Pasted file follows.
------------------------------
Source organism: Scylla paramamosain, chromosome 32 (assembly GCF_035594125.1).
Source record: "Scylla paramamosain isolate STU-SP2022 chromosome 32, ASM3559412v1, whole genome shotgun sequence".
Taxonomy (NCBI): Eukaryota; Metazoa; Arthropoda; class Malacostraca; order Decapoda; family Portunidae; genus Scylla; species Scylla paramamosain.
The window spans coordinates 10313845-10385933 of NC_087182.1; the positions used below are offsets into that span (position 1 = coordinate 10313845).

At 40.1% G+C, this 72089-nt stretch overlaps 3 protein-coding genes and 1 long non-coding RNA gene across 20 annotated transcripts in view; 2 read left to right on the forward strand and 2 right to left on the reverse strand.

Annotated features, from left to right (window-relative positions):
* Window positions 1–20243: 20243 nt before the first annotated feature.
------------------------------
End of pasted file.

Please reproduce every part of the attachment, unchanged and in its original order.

Source organism: Scylla paramamosain, chromosome 32 (assembly GCF_035594125.1).
Source record: "Scylla paramamosain isolate STU-SP2022 chromosome 32, ASM3559412v1, whole genome shotgun sequence".
Taxonomy (NCBI): Eukaryota; Metazoa; Arthropoda; class Malacostraca; order Decapoda; family Portunidae; genus Scylla; species Scylla paramamosain.
The window spans coordinates 10313845-10385933 of NC_087182.1; the positions used below are offsets into that span (position 1 = coordinate 10313845).

At 40.1% G+C, this 72089-nt stretch overlaps 3 protein-coding genes and 1 long non-coding RNA gene across 20 annotated transcripts in view; 2 read left to right on the forward strand and 2 right to left on the reverse strand.

Annotated features, from left to right (window-relative positions):
* Window positions 1–20243: 20243 nt before the first annotated feature.